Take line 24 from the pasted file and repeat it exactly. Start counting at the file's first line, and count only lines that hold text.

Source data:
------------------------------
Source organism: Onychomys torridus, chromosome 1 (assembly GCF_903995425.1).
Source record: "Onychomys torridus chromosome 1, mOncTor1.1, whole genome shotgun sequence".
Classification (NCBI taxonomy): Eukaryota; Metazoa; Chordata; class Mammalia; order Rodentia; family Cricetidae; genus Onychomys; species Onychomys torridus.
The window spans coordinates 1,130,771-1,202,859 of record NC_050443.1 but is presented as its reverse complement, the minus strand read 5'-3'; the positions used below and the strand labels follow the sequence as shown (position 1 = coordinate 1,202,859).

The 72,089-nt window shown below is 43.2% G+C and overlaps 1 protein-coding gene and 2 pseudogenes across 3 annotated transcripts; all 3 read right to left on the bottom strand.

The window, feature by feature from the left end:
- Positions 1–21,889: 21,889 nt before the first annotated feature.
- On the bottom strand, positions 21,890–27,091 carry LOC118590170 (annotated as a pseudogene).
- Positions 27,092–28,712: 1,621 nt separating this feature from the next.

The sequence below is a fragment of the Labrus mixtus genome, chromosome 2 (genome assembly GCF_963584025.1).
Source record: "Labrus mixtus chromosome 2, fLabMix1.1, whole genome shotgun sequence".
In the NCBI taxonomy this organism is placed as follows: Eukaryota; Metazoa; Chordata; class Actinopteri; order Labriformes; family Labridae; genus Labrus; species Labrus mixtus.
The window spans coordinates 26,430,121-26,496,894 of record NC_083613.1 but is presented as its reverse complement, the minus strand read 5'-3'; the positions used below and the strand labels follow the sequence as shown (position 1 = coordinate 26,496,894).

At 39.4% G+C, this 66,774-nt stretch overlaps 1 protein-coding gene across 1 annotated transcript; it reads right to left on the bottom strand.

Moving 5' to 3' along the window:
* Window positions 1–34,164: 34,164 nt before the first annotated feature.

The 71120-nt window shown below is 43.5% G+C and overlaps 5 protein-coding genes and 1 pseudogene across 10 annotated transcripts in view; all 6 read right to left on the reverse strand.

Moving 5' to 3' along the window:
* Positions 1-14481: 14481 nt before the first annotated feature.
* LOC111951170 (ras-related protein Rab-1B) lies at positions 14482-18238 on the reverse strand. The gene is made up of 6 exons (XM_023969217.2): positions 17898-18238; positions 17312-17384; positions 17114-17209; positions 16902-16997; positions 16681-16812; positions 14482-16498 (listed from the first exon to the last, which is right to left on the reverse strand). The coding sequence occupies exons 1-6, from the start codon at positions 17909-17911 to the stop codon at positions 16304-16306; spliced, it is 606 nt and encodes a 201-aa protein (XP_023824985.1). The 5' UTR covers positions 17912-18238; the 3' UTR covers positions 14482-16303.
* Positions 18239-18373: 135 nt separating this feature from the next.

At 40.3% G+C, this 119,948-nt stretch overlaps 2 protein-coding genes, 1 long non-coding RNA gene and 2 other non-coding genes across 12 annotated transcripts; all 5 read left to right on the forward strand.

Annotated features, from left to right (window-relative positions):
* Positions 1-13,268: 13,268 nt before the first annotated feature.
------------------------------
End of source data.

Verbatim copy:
* Positions 1-13,268: 13,268 nt before the first annotated feature.